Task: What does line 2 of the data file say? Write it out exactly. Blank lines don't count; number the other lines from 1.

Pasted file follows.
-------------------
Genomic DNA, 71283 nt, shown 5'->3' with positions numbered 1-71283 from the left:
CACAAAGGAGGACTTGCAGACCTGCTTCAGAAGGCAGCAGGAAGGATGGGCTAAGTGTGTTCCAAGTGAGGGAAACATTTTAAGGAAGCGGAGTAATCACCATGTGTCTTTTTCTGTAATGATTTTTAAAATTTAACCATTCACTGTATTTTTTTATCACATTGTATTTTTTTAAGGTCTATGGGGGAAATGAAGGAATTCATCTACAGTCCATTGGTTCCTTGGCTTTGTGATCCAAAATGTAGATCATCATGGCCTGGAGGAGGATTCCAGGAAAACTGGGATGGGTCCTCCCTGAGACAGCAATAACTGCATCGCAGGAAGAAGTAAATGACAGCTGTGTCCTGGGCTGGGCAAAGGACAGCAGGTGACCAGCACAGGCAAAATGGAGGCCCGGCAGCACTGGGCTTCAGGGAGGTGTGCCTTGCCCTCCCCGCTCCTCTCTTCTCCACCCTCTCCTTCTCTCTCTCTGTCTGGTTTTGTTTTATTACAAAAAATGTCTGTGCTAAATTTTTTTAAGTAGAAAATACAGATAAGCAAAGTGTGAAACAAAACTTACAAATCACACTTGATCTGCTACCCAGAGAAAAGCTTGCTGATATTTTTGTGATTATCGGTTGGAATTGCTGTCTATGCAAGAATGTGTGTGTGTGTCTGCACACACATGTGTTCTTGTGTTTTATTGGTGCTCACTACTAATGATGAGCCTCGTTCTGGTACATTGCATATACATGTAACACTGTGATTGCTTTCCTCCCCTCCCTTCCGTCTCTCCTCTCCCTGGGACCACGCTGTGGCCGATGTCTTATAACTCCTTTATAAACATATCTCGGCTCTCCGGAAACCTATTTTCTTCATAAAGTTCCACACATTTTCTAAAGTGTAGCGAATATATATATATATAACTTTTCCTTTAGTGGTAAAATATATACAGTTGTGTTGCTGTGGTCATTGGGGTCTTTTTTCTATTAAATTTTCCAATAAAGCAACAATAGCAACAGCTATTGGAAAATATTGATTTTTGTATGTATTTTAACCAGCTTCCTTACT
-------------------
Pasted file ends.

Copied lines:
CACAAAGGAGGACTTGCAGACCTGCTTCAGAAGGCAGCAGGAAGGATGGGCTAAGTGTGTTCCAAGTGAGGGAAACATTTTAAGGAAGCGGAGTAATCACCATGTGTCTTTTTCTGTAATGATTTTTAAAATTTAACCATTCACTGTATTTTTTTATCACATTGTATTTTTTTAAGGTCTATGGGGGAAATGAAGGAATTCATCTACAGTCCATTGGTTCCTTGGCTTTGTGATCCAAAATGTAGATCATCATGGCCTGGAGGAGGATTCCAGGAAAACTGGGATGGGTCCTCCCTGAGACAGCAATAACTGCATCGCAGGAAGAAGTAAATGACAGCTGTGTCCTGGGCTGGGCAAAGGACAGCAGGTGACCAGCACAGGCAAAATGGAGGCCCGGCAGCACTGGGCTTCAGGGAGGTGTGCCTTGCCCTCCCCGCTCCTCTCTTCTCCACCCTCTCCTTCTCTCTCTCTGTCTGGTTTTGTTTTATTACAAAAAATGTCTGTGCTAAATTTTTTTAAGTAGAAAATACAGATAAGCAAAGTGTGAAACAAAACTTACAAATCACACTTGATCTGCTACCCAGAGAAAAGCTTGCTGATATTTTTGTGATTATCGGTTGGAATTGCTGTCTATGCAAGAATGTGTGTGTGTGTCTGCACACACATGTGTTCTTGTGTTTTATTGGTGCTCACTACTAATGATGAGCCTCGTTCTGGTACATTGCATATACATGTAACACTGTGATTGCTTTCCTCCCCTCCCTTCCGTCTCTCCTCTCCCTGGGACCACGCTGTGGCCGATGTCTTATAACTCCTTTATAAACATATCTCGGCTCTCCGGAAACCTATTTTCTTCATAAAGTTCCACACATTTTCTAAAGTGTAGCGAATATATATATATATAACTTTTCCTTTAGTGGTAAAATATATACAGTTGTGTTGCTGTGGTCATTGGGGTCTTTTTTCTATTAAATTTTCCAATAAAGCAACAATAGCAACAGCTATTGGAAAATATTGATTTTTGTATGTATTTTAACCAGCTTCCTTACT